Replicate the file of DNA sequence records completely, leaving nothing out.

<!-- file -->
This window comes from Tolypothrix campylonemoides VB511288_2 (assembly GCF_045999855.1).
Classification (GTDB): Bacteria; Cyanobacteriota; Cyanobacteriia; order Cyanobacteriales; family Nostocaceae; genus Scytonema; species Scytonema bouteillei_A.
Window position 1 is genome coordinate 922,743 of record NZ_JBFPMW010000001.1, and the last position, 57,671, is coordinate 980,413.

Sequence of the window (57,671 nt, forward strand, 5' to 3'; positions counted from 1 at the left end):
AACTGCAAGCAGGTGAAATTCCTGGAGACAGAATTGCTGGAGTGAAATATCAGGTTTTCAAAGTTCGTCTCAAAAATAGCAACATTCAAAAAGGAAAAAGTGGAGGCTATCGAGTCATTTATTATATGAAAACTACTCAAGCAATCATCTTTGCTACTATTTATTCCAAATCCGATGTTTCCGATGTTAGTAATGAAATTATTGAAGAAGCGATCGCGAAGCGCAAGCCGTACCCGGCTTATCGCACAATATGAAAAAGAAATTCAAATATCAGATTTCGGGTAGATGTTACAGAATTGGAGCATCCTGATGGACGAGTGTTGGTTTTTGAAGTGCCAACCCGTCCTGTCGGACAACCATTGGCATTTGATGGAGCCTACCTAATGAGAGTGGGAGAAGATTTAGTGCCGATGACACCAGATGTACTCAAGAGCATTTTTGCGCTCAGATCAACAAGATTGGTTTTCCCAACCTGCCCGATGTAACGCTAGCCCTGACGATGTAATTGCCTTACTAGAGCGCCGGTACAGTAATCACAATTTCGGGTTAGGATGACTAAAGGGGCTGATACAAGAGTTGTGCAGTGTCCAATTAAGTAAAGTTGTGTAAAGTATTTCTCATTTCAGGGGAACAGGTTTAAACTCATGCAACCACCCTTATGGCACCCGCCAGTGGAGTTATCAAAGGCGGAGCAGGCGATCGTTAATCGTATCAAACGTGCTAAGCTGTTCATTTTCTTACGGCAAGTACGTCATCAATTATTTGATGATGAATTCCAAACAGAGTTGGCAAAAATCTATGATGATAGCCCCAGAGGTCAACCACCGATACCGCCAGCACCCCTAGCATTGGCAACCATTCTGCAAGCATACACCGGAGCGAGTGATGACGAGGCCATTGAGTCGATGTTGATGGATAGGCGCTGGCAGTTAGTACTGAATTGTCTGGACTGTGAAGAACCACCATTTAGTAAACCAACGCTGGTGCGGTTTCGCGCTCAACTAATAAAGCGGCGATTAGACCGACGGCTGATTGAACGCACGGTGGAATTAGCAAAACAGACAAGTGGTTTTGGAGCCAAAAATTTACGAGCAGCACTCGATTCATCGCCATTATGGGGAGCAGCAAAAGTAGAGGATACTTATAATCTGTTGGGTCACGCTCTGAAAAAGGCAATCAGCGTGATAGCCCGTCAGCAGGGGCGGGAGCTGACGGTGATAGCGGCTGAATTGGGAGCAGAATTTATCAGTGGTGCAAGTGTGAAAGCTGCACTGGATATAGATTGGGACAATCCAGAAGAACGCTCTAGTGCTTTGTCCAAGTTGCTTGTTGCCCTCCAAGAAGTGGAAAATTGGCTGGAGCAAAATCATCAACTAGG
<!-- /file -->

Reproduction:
This window comes from Tolypothrix campylonemoides VB511288_2 (assembly GCF_045999855.1).
Classification (GTDB): Bacteria; Cyanobacteriota; Cyanobacteriia; order Cyanobacteriales; family Nostocaceae; genus Scytonema; species Scytonema bouteillei_A.
Window position 1 is genome coordinate 922,743 of record NZ_JBFPMW010000001.1, and the last position, 57,671, is coordinate 980,413.

Sequence of the window (57,671 nt, forward strand, 5' to 3'; positions counted from 1 at the left end):
AACTGCAAGCAGGTGAAATTCCTGGAGACAGAATTGCTGGAGTGAAATATCAGGTTTTCAAAGTTCGTCTCAAAAATAGCAACATTCAAAAAGGAAAAAGTGGAGGCTATCGAGTCATTTATTATATGAAAACTACTCAAGCAATCATCTTTGCTACTATTTATTCCAAATCCGATGTTTCCGATGTTAGTAATGAAATTATTGAAGAAGCGATCGCGAAGCGCAAGCCGTACCCGGCTTATCGCACAATATGAAAAAGAAATTCAAATATCAGATTTCGGGTAGATGTTACAGAATTGGAGCATCCTGATGGACGAGTGTTGGTTTTTGAAGTGCCAACCCGTCCTGTCGGACAACCATTGGCATTTGATGGAGCCTACCTAATGAGAGTGGGAGAAGATTTAGTGCCGATGACACCAGATGTACTCAAGAGCATTTTTGCGCTCAGATCAACAAGATTGGTTTTCCCAACCTGCCCGATGTAACGCTAGCCCTGACGATGTAATTGCCTTACTAGAGCGCCGGTACAGTAATCACAATTTCGGGTTAGGATGACTAAAGGGGCTGATACAAGAGTTGTGCAGTGTCCAATTAAGTAAAGTTGTGTAAAGTATTTCTCATTTCAGGGGAACAGGTTTAAACTCATGCAACCACCCTTATGGCACCCGCCAGTGGAGTTATCAAAGGCGGAGCAGGCGATCGTTAATCGTATCAAACGTGCTAAGCTGTTCATTTTCTTACGGCAAGTACGTCATCAATTATTTGATGATGAATTCCAAACAGAGTTGGCAAAAATCTATGATGATAGCCCCAGAGGTCAACCACCGATACCGCCAGCACCCCTAGCATTGGCAACCATTCTGCAAGCATACACCGGAGCGAGTGATGACGAGGCCATTGAGTCGATGTTGATGGATAGGCGCTGGCAGTTAGTACTGAATTGTCTGGACTGTGAAGAACCACCATTTAGTAAACCAACGCTGGTGCGGTTTCGCGCTCAACTAATAAAGCGGCGATTAGACCGACGGCTGATTGAACGCACGGTGGAATTAGCAAAACAGACAAGTGGTTTTGGAGCCAAAAATTTACGAGCAGCACTCGATTCATCGCCATTATGGGGAGCAGCAAAAGTAGAGGATACTTATAATCTGTTGGGTCACGCTCTGAAAAAGGCAATCAGCGTGATAGCCCGTCAGCAGGGGCGGGAGCTGACGGTGATAGCGGCTGAATTGGGAGCAGAATTTATCAGTGGTGCAAGTGTGAAAGCTGCACTGGATATAGATTGGGACAATCCAGAAGAACGCTCTAGTGCTTTGTCCAAGTTGCTTGTTGCCCTCCAAGAAGTGGAAAATTGGCTGGAGCAAAATCATCAACTAGG